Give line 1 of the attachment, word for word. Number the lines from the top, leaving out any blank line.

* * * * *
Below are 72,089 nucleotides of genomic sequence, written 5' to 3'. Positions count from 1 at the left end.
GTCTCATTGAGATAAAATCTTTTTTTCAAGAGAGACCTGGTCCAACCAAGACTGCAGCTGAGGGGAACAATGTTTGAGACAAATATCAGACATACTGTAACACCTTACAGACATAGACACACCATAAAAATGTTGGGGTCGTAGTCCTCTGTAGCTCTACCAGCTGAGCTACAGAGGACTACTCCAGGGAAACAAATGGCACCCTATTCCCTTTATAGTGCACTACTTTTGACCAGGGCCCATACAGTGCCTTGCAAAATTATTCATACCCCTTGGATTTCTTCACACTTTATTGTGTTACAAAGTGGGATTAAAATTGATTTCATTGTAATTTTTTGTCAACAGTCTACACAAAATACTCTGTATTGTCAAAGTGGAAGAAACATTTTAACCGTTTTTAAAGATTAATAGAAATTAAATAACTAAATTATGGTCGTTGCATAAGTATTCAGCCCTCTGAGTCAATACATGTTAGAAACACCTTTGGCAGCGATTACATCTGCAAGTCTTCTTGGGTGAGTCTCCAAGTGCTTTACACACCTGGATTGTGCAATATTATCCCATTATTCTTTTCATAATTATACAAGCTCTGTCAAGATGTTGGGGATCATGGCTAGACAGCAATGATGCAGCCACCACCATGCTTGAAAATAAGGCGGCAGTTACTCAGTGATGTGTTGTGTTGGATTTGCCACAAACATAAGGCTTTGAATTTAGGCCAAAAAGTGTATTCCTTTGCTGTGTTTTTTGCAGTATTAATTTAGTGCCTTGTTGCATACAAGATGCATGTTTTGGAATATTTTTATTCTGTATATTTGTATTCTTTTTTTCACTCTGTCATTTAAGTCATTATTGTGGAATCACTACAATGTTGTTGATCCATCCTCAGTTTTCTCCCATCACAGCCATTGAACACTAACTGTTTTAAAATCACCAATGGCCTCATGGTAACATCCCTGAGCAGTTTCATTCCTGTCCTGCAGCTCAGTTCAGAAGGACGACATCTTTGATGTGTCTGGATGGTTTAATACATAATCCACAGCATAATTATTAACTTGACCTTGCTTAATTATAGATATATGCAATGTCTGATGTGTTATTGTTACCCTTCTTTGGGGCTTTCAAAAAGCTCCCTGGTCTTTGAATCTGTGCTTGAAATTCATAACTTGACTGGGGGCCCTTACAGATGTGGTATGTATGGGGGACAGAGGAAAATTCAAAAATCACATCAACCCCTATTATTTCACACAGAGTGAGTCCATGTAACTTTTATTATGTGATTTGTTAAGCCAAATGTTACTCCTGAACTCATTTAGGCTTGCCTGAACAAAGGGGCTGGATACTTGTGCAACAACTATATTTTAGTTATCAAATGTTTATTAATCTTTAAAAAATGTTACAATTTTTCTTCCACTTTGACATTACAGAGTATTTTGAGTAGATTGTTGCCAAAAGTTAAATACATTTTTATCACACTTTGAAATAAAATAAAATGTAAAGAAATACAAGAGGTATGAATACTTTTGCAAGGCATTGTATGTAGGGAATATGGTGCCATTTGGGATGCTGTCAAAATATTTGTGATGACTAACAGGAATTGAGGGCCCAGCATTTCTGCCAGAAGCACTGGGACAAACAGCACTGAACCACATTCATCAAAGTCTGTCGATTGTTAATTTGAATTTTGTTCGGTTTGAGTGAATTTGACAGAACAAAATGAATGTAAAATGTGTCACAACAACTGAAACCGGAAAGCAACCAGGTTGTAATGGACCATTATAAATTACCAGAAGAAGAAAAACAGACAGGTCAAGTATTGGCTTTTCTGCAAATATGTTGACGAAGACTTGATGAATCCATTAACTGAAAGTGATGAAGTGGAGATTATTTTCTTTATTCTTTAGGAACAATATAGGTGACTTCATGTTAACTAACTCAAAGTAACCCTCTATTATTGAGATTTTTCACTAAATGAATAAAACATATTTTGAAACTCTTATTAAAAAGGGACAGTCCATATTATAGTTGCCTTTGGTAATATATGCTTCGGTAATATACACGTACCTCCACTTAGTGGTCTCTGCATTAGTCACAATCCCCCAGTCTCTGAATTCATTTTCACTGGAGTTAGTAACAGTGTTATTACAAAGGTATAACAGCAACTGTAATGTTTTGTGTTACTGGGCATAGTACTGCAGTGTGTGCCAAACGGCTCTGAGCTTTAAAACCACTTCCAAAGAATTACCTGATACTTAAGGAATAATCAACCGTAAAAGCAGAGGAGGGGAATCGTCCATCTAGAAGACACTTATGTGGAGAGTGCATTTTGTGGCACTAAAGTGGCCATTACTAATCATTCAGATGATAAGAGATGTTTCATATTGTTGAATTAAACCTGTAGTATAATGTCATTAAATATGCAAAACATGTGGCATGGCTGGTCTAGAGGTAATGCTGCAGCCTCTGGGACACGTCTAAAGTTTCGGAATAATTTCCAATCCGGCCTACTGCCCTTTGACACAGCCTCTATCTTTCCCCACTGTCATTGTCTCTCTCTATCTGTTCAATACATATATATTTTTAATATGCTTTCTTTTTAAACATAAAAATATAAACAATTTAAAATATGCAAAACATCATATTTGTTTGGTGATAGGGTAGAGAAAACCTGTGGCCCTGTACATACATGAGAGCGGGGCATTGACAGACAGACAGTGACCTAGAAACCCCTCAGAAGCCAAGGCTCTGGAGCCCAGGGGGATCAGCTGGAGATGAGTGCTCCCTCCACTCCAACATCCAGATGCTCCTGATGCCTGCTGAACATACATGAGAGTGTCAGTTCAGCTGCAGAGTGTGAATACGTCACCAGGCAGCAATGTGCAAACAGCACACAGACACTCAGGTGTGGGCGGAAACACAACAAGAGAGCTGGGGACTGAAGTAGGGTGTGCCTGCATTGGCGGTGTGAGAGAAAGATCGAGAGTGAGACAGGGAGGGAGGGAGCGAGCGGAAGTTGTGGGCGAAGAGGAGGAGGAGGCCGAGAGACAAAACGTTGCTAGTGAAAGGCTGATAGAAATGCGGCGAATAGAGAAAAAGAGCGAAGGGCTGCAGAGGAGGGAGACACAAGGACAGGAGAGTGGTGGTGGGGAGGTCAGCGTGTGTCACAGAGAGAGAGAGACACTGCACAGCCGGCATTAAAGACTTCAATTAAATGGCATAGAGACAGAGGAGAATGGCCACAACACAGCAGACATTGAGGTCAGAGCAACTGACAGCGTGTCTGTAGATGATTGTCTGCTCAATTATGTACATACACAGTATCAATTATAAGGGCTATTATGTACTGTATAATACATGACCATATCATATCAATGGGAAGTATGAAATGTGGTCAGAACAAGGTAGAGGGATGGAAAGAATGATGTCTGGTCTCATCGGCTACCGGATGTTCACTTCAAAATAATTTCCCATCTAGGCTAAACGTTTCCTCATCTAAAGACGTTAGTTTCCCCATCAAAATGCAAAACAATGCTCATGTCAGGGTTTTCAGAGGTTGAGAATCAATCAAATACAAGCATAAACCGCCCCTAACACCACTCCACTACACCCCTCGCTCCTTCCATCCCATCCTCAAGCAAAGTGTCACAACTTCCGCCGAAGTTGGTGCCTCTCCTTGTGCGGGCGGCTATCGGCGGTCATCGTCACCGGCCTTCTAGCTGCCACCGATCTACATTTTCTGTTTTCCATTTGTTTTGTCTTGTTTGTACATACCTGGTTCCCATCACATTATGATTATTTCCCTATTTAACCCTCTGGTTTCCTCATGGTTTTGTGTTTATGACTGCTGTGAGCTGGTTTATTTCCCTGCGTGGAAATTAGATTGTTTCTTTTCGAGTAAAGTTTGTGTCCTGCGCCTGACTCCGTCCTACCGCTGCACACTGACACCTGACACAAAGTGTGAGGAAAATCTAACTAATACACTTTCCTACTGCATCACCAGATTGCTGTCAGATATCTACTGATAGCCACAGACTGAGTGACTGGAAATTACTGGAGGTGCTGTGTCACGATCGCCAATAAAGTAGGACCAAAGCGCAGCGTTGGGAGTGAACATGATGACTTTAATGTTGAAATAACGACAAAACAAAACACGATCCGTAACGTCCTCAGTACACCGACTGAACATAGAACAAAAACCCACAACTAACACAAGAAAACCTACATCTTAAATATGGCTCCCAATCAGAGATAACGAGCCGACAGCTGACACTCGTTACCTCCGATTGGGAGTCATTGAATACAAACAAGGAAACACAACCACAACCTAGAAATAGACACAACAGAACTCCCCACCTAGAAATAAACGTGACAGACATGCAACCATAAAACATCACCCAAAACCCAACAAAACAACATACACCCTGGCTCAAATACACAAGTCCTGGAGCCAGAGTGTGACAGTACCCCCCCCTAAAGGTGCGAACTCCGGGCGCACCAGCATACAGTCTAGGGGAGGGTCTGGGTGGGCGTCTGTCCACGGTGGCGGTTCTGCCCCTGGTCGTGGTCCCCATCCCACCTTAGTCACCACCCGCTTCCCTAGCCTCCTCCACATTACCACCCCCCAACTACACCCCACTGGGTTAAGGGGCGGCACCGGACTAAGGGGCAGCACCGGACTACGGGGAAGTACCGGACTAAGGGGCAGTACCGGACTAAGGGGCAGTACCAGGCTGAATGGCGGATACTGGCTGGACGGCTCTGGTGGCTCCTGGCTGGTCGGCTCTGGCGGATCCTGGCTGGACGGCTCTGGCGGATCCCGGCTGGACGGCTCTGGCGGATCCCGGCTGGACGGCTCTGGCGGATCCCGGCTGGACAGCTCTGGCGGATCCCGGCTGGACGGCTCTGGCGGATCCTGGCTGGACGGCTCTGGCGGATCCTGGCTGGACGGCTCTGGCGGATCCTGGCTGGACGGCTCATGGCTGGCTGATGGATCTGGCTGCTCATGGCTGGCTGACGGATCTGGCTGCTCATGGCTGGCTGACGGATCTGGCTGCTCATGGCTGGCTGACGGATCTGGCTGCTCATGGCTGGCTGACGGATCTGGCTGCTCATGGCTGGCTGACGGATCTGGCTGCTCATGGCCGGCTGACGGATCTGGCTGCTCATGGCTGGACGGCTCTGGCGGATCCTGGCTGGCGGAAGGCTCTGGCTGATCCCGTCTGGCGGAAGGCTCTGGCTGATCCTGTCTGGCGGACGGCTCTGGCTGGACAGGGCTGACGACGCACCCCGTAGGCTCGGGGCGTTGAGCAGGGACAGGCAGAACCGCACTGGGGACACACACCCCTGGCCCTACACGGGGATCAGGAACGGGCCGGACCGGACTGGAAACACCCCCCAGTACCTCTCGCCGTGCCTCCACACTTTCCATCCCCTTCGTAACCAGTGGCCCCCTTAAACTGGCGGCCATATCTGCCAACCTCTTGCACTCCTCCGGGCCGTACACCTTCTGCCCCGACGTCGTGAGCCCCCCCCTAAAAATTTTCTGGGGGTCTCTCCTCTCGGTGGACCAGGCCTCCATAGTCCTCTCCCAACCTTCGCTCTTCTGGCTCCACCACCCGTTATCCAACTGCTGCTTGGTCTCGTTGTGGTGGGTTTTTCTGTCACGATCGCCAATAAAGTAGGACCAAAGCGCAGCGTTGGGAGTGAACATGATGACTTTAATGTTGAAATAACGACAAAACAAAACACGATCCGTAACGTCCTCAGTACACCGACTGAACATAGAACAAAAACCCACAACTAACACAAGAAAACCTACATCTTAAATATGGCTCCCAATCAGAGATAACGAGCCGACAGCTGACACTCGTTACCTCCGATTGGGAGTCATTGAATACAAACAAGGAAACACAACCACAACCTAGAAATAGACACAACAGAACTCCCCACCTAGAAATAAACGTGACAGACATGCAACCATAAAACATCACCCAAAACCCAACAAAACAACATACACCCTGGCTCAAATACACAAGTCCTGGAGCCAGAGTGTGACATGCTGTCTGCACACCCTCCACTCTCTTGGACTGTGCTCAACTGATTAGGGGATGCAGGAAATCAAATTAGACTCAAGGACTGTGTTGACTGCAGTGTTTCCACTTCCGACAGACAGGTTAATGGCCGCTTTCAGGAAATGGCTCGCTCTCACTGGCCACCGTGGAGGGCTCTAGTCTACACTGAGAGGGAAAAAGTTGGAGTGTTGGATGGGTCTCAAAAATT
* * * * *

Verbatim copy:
Below are 72,089 nucleotides of genomic sequence, written 5' to 3'. Positions count from 1 at the left end.